To produce a j-MOS power field effect transistor, it is necessary that channel regions 40 and 42 be made sufficiently thick to handle the required high current levels. Such a power transistor is difficult to completely turn off because of the inability of the depletion region, formed when applying a turn-off voltage to the transistor gate, to penetrate across the full thickness of the channel region. The distance by which the depletion region extends across the channel region is affected by an inversion layer formed at the interface between the gate insulator and the semiconductor material. Therefore, it is desirable to reduce this inversion layer. Island 64, formed in a possibly remotely located portion of the substrate, acts to preclude accumulation of minority current carriers at the channel surface, thereby reducing the accumulation of minority current carriers at the channel surface and precluding the formation of an inversion layer. Region 64 can be formed remotely of the other portions of transistor 30.
The vertical MOS transistor structure shown in FIG. 2 can be constructed from an n-type silicon substrate having a surface line 52. Drain region 32 is defined in the lower part of the n-type substrate by implanting appropriate impurities (such as impurities contributing holes as current carriers) into the upper surface region 50 of the n-type substrate. We thus choose to consider that the upper surface of drain region 32 is substantially uniformly spaced from surface 52 by upper surface region 50, along line 54. This drain region spacing may typically be at least 3 micrometers. We have determined that the breakdown voltage increases by approximately 25 to 30 volts per micrometer of drain region depth from surface 52.
A pattern of an electrically insulating material 56 such as silicon dioxide (SiO2) is formed on surface line 52 of substrate 50, the pattern providing for apertures 58 which will permit the passage of charge carriers between the source and drain. Portions of surface 52 are exposed through apertures 58 at this point. FIG. 3 shows the appearance of a typical insulating layer 56, showing the apertures 58. As can be seen, layer 56 covers the entire surface 52 except for those portions exposed in apertures 58. FIG. 4 shows an enlarged fragmentary view of a portion of the insulating layer 56. A silicon layer 60 is disposed on layer 56 (see FIG. 2). It contacts the n-type substrate through apertures 58. Silicon layer 60 could be formed by deposition techniques, preferably epitaxial deposition techniques.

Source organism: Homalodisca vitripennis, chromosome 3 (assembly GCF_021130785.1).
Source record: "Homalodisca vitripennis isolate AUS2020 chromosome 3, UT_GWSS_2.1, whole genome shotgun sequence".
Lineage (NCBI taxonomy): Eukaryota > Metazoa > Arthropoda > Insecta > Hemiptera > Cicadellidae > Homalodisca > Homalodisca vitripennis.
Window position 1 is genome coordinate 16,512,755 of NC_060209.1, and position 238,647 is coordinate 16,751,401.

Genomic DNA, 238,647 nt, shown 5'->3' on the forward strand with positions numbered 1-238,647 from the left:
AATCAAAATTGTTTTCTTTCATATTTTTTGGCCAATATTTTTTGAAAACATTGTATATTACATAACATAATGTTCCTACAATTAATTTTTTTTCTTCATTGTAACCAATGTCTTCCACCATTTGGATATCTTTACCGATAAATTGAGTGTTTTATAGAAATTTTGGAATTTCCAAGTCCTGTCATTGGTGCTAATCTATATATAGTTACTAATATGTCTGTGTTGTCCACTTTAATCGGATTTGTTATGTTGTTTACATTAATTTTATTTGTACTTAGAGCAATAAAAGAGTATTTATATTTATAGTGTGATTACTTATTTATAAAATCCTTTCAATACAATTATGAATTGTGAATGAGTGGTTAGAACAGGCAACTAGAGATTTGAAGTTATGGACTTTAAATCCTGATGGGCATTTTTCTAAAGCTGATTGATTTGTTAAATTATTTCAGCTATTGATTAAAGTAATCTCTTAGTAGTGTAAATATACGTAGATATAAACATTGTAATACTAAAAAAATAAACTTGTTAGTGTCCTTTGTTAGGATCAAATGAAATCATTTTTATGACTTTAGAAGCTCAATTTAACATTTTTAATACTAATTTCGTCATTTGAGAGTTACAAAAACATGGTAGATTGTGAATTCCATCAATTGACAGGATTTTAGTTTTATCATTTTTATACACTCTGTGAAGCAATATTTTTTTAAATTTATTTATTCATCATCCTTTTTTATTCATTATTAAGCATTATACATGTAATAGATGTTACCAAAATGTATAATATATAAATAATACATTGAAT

Alternatively, the patterned insulating layer can be created by implanting oxygen (O+) immediately below a surface layer 60 of the n-type substrate, using masks to create the desired pattern, and then annealing the implanted substrate to create subsurface silicon dioxide (SiO2) layer 56. The resulting subsurface silicon dioxide layer can be approximately 4000 angstroms thick. Alternatively, the patterned insulative layer 56 can be formed on the surface 52 of the substrate by thermal oxidation and layer 60 subsequently deposited.
Regardless of how the first insulative layer 56 is formed, the layer overlying layer 56 is preferably an epitaxial layer 60 of a semiconductor material of the same type as in the n-type substrate. Epitaxial layer 60 is a blanket layer covering the entirety of layer 56, and makes contact with the surface 52 through the apertures 58. The epitaxial layer 60 may have a slightly dimpled surface where it overlies apertures 58. Epitaxial layer 60 is between 1.5 and 2.0 micrometers thick.
A second electrically insulating layer, gate insulating layer 62, is next formed over the entire surface of the epitaxial layer 60. This layer is etched away in selected locations that can be, but are not necessarily, above an aperture 58, to form a relatively few apertures 64. The total area of apertures 64 can be a very small fraction of the total gate area of the j-MOS power transistor, say, above five percent, or less. A suitable fraction could be 0.01 percent, or less. Before removing the mask used to create apertures 64, a dose of 1×1015 atoms of 49 BF2 + per square centimeter is applied at 100 keV. This creates the p+ islands in apertures 64.